I found myself asking a silly question to players today: “How important is it to get off to a good start?”
It’s silly for a lot of reasons, one being that I’m pretty sure no one was about to respond, “It’s not important at all. In fact, I’d prefer to get off to a horrible start.”
But I asked the question anyway because of the context. Bear in mind the Rangers flew out of the gate in 2005-06 and stumbled at the end, then turned around and did the exact opposite last year. By the time they started last spring’s playoffs, almost everyone around the team said the important part was that they were playing their best hockey at the right time.
I don’t think anyone would disagree with that. But I do think a strong start is important for a number of reasons, including:
Ã¢â‚¬Å“Sometimes youÃ¢â‚¬â„¢re on a roll when you donÃ¢â‚¬â„¢t get tired and just keep playing. ThatÃ¢â‚¬â„¢s what happened last year,Ã¢â‚¬? Lundqvist said. Ã¢â‚¬Å“But you can also get tired after 15 games. It all depends on how we play. Hopefully we can get a few good games going and I can relax and I wonÃ¢â‚¬â„¢t feel as tired as when the team is struggling. ItÃ¢â‚¬â„¢s all about mindset and how the team is doing.Ã¢â‚¬?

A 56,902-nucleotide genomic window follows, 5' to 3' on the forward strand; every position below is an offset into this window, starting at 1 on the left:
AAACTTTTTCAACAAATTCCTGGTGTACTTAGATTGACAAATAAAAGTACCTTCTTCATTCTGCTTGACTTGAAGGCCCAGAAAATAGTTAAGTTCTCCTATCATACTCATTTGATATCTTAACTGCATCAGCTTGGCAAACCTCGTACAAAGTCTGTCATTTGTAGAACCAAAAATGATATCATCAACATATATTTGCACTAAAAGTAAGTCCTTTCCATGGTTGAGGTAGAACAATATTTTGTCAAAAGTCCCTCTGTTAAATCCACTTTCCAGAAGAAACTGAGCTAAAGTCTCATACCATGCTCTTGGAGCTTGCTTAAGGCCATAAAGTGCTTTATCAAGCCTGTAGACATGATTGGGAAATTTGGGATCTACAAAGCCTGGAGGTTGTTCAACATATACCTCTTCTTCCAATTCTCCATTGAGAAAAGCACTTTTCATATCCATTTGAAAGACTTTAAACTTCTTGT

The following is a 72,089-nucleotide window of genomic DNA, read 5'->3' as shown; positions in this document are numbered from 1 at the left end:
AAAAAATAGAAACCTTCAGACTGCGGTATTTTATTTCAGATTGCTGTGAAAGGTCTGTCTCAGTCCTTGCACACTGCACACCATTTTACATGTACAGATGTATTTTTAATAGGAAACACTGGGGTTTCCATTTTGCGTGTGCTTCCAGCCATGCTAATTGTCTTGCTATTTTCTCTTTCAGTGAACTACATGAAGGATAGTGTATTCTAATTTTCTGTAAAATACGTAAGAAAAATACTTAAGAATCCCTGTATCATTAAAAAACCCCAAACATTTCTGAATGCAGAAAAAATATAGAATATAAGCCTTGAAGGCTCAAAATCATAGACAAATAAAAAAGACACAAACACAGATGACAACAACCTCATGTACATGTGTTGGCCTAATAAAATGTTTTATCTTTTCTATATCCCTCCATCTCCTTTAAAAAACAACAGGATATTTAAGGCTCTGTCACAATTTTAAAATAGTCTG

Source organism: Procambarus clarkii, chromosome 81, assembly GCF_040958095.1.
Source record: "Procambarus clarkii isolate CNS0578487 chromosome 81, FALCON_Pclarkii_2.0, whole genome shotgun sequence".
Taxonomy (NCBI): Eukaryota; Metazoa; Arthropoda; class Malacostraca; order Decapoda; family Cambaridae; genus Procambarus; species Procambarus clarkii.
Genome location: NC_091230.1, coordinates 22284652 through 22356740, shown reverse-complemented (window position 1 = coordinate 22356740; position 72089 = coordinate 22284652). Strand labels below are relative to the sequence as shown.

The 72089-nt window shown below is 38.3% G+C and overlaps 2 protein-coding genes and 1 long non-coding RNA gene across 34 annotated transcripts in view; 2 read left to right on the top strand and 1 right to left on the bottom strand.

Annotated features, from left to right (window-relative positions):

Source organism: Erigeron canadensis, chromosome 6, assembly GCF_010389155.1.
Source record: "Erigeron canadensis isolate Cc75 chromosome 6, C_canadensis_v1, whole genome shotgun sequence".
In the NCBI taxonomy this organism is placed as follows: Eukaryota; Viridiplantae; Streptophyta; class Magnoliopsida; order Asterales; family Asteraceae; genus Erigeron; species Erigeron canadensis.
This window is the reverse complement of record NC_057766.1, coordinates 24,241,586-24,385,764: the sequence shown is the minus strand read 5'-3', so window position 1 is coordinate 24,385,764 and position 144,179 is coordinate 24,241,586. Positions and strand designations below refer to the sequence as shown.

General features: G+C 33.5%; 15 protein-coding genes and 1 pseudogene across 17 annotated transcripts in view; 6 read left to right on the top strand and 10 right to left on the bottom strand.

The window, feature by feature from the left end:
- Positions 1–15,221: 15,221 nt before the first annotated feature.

It just so happened that the Rangers got by playing Lundqvist as heavily as they did last year. But it’s not something you want to test if you don’t have to. One of the benefits of a strong start is you can throw out a Stephen Valiquette (or an Al Montoya) and not completely worry about the consequences. That way if your goaltender needs a rest, you can give him one.
In other words, there is plenty riding on this first stretch of the schedule. The Rangers won’t make or break their season either way. But they’ll still be setting an important tone.
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